The service provider in turn should target prospective customers based on those same criteria.
While service costs will almost always be a major consideration for any shipper, beware the shipper using a comparative pricing table as a barrier to entry and further consideration. Your perfect logistics customer understands that there is a fair market price for those services in which you specialize and that given the time and opportunity, your rates can meet or beat the market price for comparable services and value.
In time and for the life of the relationship, cost-benefit and market analysis will reinforce the service provider’s value proposition but initially, a general understanding of cost competitiveness should suffice. The sophisticated customer understands that there is an optimal service level – not too fast, not too slow, not the cheapest or the most expensive. They know that the right service provider offers tools and expertise that ultimately save time, headache and cost.
Most established logistics companies have a legacy competency – a courier company, an international freight forwarder, a U.S. customs broker or a national rail company. While they might branch out into other services or bundle their services with those of other logistics companies, their core competency(s) is born out of their history in the marketplace.
The company that provides logistics services to General Motors has developed systems and processes and has hired people to service very specific needs. This same company would probably offer tremendous value to the Ford Motor Company as well. They would have an understanding of the equipment requirements, the customs and security regulations and any special handling needs. However, this specialized logistics company might be less successful in trying to onboard and integrate with a fashion garment customer, for example.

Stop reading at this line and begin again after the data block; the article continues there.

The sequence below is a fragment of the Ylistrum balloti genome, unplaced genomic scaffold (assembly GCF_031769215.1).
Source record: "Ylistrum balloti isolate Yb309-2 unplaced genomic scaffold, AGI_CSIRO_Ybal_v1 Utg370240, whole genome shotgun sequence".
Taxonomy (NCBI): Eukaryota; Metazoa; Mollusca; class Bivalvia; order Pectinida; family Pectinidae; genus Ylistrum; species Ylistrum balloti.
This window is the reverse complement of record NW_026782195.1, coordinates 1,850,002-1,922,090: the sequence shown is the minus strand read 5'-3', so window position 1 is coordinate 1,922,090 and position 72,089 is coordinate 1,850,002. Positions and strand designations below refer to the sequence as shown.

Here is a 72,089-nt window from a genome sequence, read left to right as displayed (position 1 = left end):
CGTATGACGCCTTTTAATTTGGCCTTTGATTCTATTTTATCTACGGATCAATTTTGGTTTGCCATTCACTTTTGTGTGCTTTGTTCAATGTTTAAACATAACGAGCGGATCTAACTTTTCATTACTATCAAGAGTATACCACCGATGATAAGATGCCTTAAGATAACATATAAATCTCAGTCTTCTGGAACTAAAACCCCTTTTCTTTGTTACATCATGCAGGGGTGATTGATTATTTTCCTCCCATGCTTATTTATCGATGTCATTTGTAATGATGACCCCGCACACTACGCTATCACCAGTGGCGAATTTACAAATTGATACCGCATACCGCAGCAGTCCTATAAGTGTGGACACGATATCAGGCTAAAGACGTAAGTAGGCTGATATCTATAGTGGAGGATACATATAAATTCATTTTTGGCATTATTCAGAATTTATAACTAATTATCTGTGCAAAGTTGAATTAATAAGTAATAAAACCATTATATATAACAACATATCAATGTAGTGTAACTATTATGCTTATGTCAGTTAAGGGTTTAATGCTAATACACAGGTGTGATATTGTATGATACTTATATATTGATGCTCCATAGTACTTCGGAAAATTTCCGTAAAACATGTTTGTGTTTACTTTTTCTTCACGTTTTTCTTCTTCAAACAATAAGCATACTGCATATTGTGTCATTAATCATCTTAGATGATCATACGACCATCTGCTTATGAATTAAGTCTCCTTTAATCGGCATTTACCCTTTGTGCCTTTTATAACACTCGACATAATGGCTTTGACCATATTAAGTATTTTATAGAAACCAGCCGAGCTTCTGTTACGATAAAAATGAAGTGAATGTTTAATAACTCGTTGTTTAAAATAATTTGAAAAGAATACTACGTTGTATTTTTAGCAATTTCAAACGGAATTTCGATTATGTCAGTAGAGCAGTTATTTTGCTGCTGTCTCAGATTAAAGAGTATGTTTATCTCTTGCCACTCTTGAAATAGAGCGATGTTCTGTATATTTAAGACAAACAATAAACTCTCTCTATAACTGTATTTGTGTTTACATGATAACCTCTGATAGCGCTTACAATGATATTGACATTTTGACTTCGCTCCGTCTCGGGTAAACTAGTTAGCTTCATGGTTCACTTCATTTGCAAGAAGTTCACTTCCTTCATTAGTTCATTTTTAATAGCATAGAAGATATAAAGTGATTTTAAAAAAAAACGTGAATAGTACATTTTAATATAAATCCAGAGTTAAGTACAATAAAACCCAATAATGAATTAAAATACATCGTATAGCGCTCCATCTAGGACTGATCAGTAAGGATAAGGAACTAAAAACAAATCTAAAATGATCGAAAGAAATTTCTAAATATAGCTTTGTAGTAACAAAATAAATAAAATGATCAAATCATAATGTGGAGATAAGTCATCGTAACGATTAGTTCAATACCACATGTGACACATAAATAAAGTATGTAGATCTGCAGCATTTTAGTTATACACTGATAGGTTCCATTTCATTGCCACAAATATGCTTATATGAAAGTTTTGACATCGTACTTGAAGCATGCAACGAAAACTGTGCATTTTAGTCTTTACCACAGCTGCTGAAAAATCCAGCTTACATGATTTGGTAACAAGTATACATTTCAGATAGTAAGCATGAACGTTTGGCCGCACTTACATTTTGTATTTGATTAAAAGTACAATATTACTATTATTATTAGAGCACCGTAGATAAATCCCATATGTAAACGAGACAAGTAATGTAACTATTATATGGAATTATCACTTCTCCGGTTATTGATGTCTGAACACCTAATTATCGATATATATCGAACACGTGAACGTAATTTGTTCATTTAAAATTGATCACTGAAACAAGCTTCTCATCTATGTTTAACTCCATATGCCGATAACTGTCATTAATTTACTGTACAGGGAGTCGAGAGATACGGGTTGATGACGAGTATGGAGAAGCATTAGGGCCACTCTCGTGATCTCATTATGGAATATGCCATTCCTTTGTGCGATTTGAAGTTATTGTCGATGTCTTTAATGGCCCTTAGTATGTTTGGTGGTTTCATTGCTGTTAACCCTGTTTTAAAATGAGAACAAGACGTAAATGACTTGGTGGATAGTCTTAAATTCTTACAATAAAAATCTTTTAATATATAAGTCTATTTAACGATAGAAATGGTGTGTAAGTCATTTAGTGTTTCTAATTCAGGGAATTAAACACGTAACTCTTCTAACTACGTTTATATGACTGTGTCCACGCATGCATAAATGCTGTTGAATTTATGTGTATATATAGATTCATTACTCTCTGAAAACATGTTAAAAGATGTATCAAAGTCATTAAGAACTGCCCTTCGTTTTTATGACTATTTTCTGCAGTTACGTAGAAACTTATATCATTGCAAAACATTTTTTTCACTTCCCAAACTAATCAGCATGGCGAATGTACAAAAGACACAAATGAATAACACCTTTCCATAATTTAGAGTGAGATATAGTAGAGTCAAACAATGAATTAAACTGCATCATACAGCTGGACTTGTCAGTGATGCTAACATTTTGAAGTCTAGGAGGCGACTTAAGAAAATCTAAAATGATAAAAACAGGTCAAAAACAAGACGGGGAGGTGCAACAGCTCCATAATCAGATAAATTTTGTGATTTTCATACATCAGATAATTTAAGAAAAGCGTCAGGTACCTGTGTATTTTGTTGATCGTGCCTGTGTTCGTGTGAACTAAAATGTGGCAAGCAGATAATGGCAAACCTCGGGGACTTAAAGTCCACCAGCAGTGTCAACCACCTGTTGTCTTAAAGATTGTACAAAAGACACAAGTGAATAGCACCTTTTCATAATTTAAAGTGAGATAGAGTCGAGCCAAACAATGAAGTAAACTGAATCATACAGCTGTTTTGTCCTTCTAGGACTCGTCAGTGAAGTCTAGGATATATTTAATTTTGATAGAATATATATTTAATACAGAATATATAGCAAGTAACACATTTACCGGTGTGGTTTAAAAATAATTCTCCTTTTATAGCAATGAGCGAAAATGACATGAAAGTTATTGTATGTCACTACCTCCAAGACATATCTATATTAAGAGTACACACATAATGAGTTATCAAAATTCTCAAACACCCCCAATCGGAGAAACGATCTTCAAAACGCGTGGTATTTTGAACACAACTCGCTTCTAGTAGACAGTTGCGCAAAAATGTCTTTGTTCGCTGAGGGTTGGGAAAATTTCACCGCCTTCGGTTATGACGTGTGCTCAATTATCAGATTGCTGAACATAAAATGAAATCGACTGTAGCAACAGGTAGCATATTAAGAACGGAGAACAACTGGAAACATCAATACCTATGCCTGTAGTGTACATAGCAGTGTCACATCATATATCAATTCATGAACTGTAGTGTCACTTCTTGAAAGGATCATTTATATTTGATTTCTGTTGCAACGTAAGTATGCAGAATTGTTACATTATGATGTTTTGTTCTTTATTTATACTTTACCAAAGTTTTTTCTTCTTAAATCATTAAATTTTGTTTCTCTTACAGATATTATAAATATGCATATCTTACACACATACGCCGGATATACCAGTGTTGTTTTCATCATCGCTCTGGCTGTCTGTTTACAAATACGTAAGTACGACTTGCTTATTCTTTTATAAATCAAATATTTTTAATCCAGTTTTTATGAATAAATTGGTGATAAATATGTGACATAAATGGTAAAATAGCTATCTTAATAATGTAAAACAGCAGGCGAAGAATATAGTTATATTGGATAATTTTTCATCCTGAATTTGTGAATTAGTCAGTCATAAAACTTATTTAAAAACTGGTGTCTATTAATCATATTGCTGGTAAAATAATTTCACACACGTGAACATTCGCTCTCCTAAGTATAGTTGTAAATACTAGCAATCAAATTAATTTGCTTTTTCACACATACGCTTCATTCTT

Your perfect, long term, profitable logistics customer is relatively easy to manage because you are culturally aligned with respect to:
- Company size: big, small or medium sized company
- Process driven or market driven
- Automated or manual
- Bureaucratic or entrepreneurial
- Communication style
- Brand promise
Finding a cultural fit is part art and part science. While less tangible than cost or core competency, a cultural fit between shipper and service provider is the glue and the grease that will see the relationship through the inevitable challenges inherent in a logistics relationship.
By targeting prospective customers based on a fit of cost, core competency and corporate culture, the service provider becomes a valuable and integral partner – controlling costs, mitigating risk and creating a competitive advantage for the shipper. This perfect customer in turn allows the service provider to scale and replicate existing processes in order to earn a fair and long-term profit.